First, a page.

It’s World Mental Health Day today, and I felt it is important to make a point of posting specifically about a topic so close to my heart by sharing a little of my story and thoughts that I hope will help and inspire you to be kind to yourself, keep going, and never give up
Not only have I experienced depression and anxiety on and off over the last twenty years, but I have also learnt to overcome them. I wanted to encourage and shine a light on this day for anyone struggling to let them know that you are not defined by a mental health issue and it is something you can overcome (when I say overcome, I’ve learned to manage anxiety and rewire my brain but that doesn’t mean I don’t have good and bad days, we are human of course and growth in life is never a straight light – just look at the beats on a life support machine and you’ll see what I mean by that).
I am not a professional on the topic, but I am passionate about getting the message out there to those in need that YOU matter! You are worth fighting for, and that there is LIGHT at the end of your tunnel. You are a GIFT to be treasured and this world cannot afford to lose you, so please say and read on…
In my own experience, there was never just one thing that would cause me to feel intense depression or anxiety. In my own case, I believe depression and anxiety were just the symptoms of larger issues at play in my life.
I think it’s fair to say that our brain is a tool to be mastered. Not every thought we have is pure and helpful to everyday life. How can it be when we have between 50,000 – 70,000 thoughts in just one day? Rewiring our thoughts and checking them is not something I got taught at school, and through the last few years, I’ve become a student of my own mind. Moving hundreds of miles from home and making all the bad choices someone could make, I found myself in a rut feeling a deep sense of sadness, fear, guilt, and loneliness. I remember sobbing so hard that I could barely speak or lift myself up from the ground.
I even tried paying for counselling but the counsellor I got was in many ways limited to the help she could offer. Another counsellor I saw, unbeknown to me at the time, stopped me in the middle of a session and closed her notebook with a sigh to then inform me that she was out of ideas and had nothing left to say. *
It wasn’t until a friend of a friend who is a qualified therapist that I actually began learning the tools of CBT and step by step began walking out free of the chains and darkness that surrounded me.
*That is not to say that counselling is bad or doesn’t help. There are different kinds of therapy and depending on your personal experience it may differ so please do seek advice from a doctor or professional.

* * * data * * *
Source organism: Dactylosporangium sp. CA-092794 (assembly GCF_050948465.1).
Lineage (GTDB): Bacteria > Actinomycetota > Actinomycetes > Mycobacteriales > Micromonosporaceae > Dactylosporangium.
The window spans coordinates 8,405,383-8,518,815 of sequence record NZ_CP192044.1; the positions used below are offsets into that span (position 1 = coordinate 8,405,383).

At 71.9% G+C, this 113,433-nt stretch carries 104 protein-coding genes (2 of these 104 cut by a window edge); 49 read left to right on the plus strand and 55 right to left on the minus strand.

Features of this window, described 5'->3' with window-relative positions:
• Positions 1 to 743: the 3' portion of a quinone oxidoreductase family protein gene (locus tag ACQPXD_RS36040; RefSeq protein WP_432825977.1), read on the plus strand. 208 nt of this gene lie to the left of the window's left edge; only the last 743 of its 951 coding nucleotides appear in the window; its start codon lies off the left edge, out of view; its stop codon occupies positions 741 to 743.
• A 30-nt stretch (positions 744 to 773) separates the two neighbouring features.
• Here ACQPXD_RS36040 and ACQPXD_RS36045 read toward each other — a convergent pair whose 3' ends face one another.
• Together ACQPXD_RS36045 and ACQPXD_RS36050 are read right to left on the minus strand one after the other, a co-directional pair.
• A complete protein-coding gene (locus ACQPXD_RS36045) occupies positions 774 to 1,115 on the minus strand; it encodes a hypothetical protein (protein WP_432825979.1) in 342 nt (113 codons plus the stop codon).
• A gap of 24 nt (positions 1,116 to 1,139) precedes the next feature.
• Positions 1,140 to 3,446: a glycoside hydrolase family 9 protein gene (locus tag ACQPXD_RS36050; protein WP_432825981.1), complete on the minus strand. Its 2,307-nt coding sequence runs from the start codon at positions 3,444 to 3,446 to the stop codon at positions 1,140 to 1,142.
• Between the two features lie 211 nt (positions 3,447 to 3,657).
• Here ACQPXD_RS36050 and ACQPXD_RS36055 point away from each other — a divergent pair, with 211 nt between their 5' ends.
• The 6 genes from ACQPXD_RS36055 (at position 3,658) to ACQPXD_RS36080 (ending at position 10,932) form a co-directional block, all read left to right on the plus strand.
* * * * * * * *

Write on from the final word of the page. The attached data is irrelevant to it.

It took all the courage I could muster, and picking up the phone even without the words or voice to speak. I know what it feels like to feel your voice slip away and I have felt the weight of thought that lies to so many that they’d be better off not here. I never thought I would fall so low, even in those younger years of feeling depressed and struggling to deal with my health, bullying, and at the same time trying to find my fit in this world.
From the age of 18 months, I was diagnosed with chronic bronchial asthma. This meant lots of blue light ambulances, hospital visits and stays right up till the age of 18 and beyond. Asthma was just one thing, swiftly followed by hearing loss that required me to wear hearing aids and other complications that meant fitting into school was difficult. I often missed it for being admitted to hospital, so when I did make it, I quickly found out at the age of 6 I had become an easy target for school bullies. That was probably not helped by the vivid memory I held off a family ‘friend’ who was drunk and called me ugly at the age of 5. I believed that lie until I turned 15 and began the work of loving myself – a journey that continued to have many bumps along the road. It’d be so easy if life came with a handbook, wouldn’t it? The reality is that often it doesn’t. We all have different life experiences that shape and hurt us. I say all of this and share a little tiny snippet of my story to say that you are more than what’s happened to you. You can overcome, you can achieve the dream in your heart, and where it feels comfortable to stay hurt and in that place of bitterness, it’s important to note that hurt people often hurt people. We can choose to let what happened to us to rule the rest of our lives, or we can fight the internal fight to get help, seek better and live to tell the tale that dreams do come true.
Three key lessons I’ve learned on this journey so far…
Friend, I’m a testimony to anyone’s struggle that there is light at the end of the tunnel. I may have had to go through a few valley’s, and one particular steep valley, but reaching out for help, learning how to fight to get the help I needed, all the work to re-wire the lies, bad experiences and learn to love and care for myself whilst pursue the dreams in my heart was worth every sweat and tear.
- Whatever you do, don’t stay silent, seek help, and if it’s not helping seek better help.
- Never make a permanent decision based on temporary feelings and circumstances.
- Knowledge is power. Learning to understand my thoughts, how to manage them, what foods to eat, how to nourish my body (because our mind and body are connected) will help you make the journey.
If you need help or need to speak to anyone, please do reach out! I’ve listed some great places to start looking for help.